3: Use the Way Back Machine Even if the page you're trying to access was not hosted on Geocities and has been down for years, there's still hope.
Now you can be a little bit less frustrated next time you get the dreaded 404 error!After a weekend of intensively using and closely watching Neocities, I’d like to put down some first observations: First thing first.Have you ever been researching something and come across a website that looks like it's exactly what you're looking for, only to click the link and find that it doesn't exist anymore?Unfortunately, the Internet changes quickly, and things as simple as reorganizing a site can completely invalidate any existing links -- even if the information is still there!On Google, there's a teensy little down arrow next to the page's URL (in green). (Google likes to move this option around, so if it's not there, poke around and see if it's somewhere nearby.) Bing has a similar little arrow; Yahoo is the sensible one and just has the word "cached" next to the URL.
If the page won't come up in a Google search or the version in the cache also gives a 404 error or doesn't contain all the information you needed, though, you'll have to try a different method.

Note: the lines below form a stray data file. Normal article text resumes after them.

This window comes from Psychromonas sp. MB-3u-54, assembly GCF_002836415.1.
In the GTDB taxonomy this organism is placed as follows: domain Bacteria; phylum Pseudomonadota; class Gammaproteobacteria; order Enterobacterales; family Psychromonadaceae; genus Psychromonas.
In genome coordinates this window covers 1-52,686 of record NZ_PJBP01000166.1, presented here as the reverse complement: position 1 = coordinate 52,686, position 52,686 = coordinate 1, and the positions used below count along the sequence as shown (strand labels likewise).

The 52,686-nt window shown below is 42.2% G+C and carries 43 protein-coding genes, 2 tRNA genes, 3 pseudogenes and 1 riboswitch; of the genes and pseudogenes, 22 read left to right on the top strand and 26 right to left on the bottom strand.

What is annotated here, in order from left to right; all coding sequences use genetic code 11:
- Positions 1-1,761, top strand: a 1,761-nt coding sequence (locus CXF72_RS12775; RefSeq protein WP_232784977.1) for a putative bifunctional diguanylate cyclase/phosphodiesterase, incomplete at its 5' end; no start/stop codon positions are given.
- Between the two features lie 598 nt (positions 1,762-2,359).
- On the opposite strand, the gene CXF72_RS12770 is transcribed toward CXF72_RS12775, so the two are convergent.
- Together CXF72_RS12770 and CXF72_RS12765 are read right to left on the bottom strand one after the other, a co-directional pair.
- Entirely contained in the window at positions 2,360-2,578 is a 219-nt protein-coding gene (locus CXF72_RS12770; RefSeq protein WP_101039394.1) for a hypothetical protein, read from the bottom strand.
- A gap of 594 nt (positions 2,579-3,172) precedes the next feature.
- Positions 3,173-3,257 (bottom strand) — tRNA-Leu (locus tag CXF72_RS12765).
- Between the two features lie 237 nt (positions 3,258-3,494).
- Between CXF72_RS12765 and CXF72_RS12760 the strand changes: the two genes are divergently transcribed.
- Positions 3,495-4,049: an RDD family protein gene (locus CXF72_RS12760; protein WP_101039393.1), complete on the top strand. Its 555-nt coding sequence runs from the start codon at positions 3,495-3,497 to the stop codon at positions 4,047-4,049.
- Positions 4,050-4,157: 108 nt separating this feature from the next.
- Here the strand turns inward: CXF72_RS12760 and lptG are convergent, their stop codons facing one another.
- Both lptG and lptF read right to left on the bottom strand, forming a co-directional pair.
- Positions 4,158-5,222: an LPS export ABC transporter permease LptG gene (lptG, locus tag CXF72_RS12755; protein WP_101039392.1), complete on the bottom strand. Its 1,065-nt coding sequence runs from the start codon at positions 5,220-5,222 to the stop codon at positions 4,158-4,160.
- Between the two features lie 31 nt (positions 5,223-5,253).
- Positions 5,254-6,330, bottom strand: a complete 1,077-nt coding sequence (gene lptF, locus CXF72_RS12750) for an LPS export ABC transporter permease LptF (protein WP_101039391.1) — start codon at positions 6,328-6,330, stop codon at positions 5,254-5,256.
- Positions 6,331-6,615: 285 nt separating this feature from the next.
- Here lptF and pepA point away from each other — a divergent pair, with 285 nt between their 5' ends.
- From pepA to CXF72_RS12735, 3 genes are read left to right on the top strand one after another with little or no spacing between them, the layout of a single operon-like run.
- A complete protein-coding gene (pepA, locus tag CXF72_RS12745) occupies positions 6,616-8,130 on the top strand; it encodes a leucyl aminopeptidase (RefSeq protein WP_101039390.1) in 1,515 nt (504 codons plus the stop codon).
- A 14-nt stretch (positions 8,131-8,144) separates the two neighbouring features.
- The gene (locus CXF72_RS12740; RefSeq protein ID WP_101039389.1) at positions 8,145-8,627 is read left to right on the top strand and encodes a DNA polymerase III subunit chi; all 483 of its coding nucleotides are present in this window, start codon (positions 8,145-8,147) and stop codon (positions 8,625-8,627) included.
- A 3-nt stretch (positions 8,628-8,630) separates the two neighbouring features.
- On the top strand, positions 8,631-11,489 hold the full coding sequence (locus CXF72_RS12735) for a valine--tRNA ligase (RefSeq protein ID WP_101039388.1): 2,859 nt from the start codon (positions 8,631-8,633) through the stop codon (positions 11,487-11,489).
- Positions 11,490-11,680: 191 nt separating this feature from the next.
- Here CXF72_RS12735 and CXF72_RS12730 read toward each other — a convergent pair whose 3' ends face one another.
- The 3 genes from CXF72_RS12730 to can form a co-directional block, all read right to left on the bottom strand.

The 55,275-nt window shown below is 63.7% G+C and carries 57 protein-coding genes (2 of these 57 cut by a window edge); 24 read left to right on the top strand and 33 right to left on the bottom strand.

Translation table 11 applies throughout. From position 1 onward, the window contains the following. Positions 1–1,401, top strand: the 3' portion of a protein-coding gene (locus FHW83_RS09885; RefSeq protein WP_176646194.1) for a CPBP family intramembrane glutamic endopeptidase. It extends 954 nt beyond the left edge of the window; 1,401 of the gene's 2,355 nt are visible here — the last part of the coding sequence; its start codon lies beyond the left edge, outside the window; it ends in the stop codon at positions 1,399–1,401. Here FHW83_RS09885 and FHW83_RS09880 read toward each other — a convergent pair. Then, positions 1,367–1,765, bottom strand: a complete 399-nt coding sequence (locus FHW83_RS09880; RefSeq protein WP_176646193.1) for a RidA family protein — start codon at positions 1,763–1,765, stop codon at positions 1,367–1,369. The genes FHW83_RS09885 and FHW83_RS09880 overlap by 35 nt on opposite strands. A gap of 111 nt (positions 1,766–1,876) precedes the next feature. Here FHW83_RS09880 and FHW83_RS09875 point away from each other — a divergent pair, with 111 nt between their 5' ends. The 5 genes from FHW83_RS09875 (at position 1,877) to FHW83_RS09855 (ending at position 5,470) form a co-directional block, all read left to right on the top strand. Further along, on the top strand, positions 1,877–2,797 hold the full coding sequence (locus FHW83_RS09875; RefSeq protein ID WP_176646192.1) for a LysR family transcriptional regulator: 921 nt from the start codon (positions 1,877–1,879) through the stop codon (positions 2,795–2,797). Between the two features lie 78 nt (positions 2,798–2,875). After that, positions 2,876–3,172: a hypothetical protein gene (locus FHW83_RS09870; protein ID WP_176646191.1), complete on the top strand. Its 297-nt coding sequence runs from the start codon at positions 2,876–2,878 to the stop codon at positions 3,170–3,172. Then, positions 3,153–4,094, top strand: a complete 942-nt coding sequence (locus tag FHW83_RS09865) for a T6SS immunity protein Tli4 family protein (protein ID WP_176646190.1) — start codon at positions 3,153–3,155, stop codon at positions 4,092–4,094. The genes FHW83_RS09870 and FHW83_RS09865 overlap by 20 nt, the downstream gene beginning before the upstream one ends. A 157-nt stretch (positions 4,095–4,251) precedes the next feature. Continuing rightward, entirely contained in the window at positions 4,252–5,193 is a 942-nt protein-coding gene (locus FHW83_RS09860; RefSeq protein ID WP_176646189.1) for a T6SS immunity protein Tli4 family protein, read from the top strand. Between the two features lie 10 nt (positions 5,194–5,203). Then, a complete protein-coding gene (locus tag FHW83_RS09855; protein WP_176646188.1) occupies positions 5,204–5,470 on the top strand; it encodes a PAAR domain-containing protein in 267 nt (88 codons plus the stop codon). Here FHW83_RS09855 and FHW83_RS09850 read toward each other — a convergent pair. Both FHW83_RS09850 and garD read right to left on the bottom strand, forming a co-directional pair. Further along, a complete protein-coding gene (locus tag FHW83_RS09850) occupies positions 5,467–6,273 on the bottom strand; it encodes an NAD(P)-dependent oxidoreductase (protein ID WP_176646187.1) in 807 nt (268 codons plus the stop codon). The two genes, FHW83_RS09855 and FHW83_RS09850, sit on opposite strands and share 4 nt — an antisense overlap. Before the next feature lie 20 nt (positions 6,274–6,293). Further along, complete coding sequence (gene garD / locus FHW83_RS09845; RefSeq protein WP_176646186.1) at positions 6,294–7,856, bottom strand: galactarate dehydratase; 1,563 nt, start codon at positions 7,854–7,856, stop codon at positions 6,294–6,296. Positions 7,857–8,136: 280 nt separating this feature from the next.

2: Access old Geocities pages This is a very specific technique, but if you happen to want the contents of a page starting with know that Yahoo permanently deleted all the contents of this former free web hosting service.
A lot of it was junk, yes, but there was also some very useful information on Geocities websites.
When Yahoo bought Geocities, they only offered vanity profiles and discontinued neighborhoods and suburbs.
Users became isolated, it was the beginning of the end. As everywhere else on the web, pages with naked ladies are the most visited.
Sheldon Wai, web page maker from Hong Kong, wrote in 1997: “Anime has been one of the reasons the Internet has grown so quickly in the recent years”.